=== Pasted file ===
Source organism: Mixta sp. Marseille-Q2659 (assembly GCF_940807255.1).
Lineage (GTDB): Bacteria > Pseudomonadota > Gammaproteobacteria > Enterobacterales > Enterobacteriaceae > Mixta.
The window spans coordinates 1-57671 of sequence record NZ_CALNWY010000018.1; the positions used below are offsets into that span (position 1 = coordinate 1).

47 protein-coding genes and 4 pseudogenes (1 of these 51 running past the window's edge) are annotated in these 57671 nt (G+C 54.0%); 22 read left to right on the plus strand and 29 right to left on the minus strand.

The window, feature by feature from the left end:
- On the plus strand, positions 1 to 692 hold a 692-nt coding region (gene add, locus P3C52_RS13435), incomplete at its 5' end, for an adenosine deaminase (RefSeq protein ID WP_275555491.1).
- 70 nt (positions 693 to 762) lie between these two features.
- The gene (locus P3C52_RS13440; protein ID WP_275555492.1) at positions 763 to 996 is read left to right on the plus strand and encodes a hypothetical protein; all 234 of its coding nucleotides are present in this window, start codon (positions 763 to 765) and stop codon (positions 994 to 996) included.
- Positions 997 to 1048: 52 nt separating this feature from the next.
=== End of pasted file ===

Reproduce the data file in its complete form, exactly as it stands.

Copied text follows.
Source organism: Mixta sp. Marseille-Q2659 (assembly GCF_940807255.1).
Lineage (GTDB): Bacteria > Pseudomonadota > Gammaproteobacteria > Enterobacterales > Enterobacteriaceae > Mixta.
The window spans coordinates 1-57671 of sequence record NZ_CALNWY010000018.1; the positions used below are offsets into that span (position 1 = coordinate 1).

47 protein-coding genes and 4 pseudogenes (1 of these 51 running past the window's edge) are annotated in these 57671 nt (G+C 54.0%); 22 read left to right on the plus strand and 29 right to left on the minus strand.

The window, feature by feature from the left end:
- On the plus strand, positions 1 to 692 hold a 692-nt coding region (gene add, locus P3C52_RS13435), incomplete at its 5' end, for an adenosine deaminase (RefSeq protein ID WP_275555491.1).
- 70 nt (positions 693 to 762) lie between these two features.
- The gene (locus P3C52_RS13440; protein ID WP_275555492.1) at positions 763 to 996 is read left to right on the plus strand and encodes a hypothetical protein; all 234 of its coding nucleotides are present in this window, start codon (positions 763 to 765) and stop codon (positions 994 to 996) included.
- Positions 997 to 1048: 52 nt separating this feature from the next.